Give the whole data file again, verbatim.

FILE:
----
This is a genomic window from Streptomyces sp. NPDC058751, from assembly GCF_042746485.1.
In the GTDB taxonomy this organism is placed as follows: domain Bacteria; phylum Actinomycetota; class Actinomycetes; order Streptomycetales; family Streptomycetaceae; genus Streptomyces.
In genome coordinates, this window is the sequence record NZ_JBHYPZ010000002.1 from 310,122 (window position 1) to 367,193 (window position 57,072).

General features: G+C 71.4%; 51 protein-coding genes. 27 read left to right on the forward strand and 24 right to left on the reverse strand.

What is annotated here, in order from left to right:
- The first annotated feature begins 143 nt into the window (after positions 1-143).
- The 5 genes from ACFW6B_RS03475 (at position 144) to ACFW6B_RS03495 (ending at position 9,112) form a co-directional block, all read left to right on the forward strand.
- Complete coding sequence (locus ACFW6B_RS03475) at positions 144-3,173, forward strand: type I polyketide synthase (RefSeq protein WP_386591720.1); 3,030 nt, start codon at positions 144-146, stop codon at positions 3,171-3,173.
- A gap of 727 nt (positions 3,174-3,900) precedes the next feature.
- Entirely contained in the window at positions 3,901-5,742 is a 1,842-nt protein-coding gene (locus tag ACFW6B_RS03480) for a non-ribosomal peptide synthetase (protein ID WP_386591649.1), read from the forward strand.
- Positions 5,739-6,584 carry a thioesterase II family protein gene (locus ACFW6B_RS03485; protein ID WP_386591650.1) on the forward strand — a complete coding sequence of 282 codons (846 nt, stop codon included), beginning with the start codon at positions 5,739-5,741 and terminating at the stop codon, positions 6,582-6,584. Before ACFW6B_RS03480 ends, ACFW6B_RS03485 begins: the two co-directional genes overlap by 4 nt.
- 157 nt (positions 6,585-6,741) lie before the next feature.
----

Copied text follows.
This is a genomic window from Streptomyces sp. NPDC058751, from assembly GCF_042746485.1.
In the GTDB taxonomy this organism is placed as follows: domain Bacteria; phylum Actinomycetota; class Actinomycetes; order Streptomycetales; family Streptomycetaceae; genus Streptomyces.
In genome coordinates, this window is the sequence record NZ_JBHYPZ010000002.1 from 310,122 (window position 1) to 367,193 (window position 57,072).

General features: G+C 71.4%; 51 protein-coding genes. 27 read left to right on the forward strand and 24 right to left on the reverse strand.

What is annotated here, in order from left to right:
- The first annotated feature begins 143 nt into the window (after positions 1-143).
- The 5 genes from ACFW6B_RS03475 (at position 144) to ACFW6B_RS03495 (ending at position 9,112) form a co-directional block, all read left to right on the forward strand.
- Complete coding sequence (locus ACFW6B_RS03475) at positions 144-3,173, forward strand: type I polyketide synthase (RefSeq protein WP_386591720.1); 3,030 nt, start codon at positions 144-146, stop codon at positions 3,171-3,173.
- A gap of 727 nt (positions 3,174-3,900) precedes the next feature.
- Entirely contained in the window at positions 3,901-5,742 is a 1,842-nt protein-coding gene (locus tag ACFW6B_RS03480) for a non-ribosomal peptide synthetase (protein ID WP_386591649.1), read from the forward strand.
- Positions 5,739-6,584 carry a thioesterase II family protein gene (locus ACFW6B_RS03485; protein ID WP_386591650.1) on the forward strand — a complete coding sequence of 282 codons (846 nt, stop codon included), beginning with the start codon at positions 5,739-5,741 and terminating at the stop codon, positions 6,582-6,584. Before ACFW6B_RS03480 ends, ACFW6B_RS03485 begins: the two co-directional genes overlap by 4 nt.
- 157 nt (positions 6,585-6,741) lie before the next feature.